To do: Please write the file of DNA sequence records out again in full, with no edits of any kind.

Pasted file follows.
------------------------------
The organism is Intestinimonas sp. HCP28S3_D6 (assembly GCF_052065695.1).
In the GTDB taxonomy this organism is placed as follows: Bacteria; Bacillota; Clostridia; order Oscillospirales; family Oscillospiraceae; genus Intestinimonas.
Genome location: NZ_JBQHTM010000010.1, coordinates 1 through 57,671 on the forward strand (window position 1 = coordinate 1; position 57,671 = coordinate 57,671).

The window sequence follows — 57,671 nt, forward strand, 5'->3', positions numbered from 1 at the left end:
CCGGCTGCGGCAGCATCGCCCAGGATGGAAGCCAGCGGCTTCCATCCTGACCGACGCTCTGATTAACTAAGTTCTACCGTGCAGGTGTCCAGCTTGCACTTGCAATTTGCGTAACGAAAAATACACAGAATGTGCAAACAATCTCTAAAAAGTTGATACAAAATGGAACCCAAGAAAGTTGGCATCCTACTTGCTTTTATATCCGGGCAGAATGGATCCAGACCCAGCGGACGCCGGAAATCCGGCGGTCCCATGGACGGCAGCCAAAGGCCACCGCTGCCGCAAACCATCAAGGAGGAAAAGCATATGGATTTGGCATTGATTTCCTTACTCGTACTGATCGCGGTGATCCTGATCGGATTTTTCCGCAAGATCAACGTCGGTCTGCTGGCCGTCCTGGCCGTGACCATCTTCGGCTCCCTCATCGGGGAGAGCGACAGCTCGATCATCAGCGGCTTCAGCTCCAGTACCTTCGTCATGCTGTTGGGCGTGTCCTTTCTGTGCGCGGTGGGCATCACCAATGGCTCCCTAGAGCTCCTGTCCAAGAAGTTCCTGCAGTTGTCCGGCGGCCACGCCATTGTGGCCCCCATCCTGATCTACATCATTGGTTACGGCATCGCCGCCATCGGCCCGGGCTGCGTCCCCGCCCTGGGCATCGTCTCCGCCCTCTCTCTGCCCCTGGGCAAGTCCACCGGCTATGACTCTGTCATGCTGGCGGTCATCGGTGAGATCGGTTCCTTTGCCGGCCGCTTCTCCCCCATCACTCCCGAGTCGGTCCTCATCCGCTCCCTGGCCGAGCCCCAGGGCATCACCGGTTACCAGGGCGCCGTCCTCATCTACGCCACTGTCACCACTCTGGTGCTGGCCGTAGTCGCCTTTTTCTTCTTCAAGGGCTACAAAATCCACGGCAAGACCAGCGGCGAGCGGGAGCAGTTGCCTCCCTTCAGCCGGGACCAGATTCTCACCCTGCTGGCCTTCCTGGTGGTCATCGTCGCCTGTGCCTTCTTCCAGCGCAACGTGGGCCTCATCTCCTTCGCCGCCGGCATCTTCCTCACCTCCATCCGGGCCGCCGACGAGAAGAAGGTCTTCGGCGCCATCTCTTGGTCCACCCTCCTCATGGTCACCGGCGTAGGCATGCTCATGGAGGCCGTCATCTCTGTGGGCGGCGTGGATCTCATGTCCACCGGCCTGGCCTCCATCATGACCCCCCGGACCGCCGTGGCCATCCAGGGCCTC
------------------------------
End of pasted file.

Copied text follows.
The organism is Intestinimonas sp. HCP28S3_D6 (assembly GCF_052065695.1).
In the GTDB taxonomy this organism is placed as follows: Bacteria; Bacillota; Clostridia; order Oscillospirales; family Oscillospiraceae; genus Intestinimonas.
Genome location: NZ_JBQHTM010000010.1, coordinates 1 through 57,671 on the forward strand (window position 1 = coordinate 1; position 57,671 = coordinate 57,671).

The window sequence follows — 57,671 nt, forward strand, 5'->3', positions numbered from 1 at the left end:
CCGGCTGCGGCAGCATCGCCCAGGATGGAAGCCAGCGGCTTCCATCCTGACCGACGCTCTGATTAACTAAGTTCTACCGTGCAGGTGTCCAGCTTGCACTTGCAATTTGCGTAACGAAAAATACACAGAATGTGCAAACAATCTCTAAAAAGTTGATACAAAATGGAACCCAAGAAAGTTGGCATCCTACTTGCTTTTATATCCGGGCAGAATGGATCCAGACCCAGCGGACGCCGGAAATCCGGCGGTCCCATGGACGGCAGCCAAAGGCCACCGCTGCCGCAAACCATCAAGGAGGAAAAGCATATGGATTTGGCATTGATTTCCTTACTCGTACTGATCGCGGTGATCCTGATCGGATTTTTCCGCAAGATCAACGTCGGTCTGCTGGCCGTCCTGGCCGTGACCATCTTCGGCTCCCTCATCGGGGAGAGCGACAGCTCGATCATCAGCGGCTTCAGCTCCAGTACCTTCGTCATGCTGTTGGGCGTGTCCTTTCTGTGCGCGGTGGGCATCACCAATGGCTCCCTAGAGCTCCTGTCCAAGAAGTTCCTGCAGTTGTCCGGCGGCCACGCCATTGTGGCCCCCATCCTGATCTACATCATTGGTTACGGCATCGCCGCCATCGGCCCGGGCTGCGTCCCCGCCCTGGGCATCGTCTCCGCCCTCTCTCTGCCCCTGGGCAAGTCCACCGGCTATGACTCTGTCATGCTGGCGGTCATCGGTGAGATCGGTTCCTTTGCCGGCCGCTTCTCCCCCATCACTCCCGAGTCGGTCCTCATCCGCTCCCTGGCCGAGCCCCAGGGCATCACCGGTTACCAGGGCGCCGTCCTCATCTACGCCACTGTCACCACTCTGGTGCTGGCCGTAGTCGCCTTTTTCTTCTTCAAGGGCTACAAAATCCACGGCAAGACCAGCGGCGAGCGGGAGCAGTTGCCTCCCTTCAGCCGGGACCAGATTCTCACCCTGCTGGCCTTCCTGGTGGTCATCGTCGCCTGTGCCTTCTTCCAGCGCAACGTGGGCCTCATCTCCTTCGCCGCCGGCATCTTCCTCACCTCCATCCGGGCCGCCGACGAGAAGAAGGTCTTCGGCGCCATCTCTTGGTCCACCCTCCTCATGGTCACCGGCGTAGGCATGCTCATGGAGGCCGTCATCTCTGTGGGCGGCGTGGATCTCATGTCCACCGGCCTGGCCTCCATCATGACCCCCCGGACCGCCGTGGCCATCCAGGGCCTC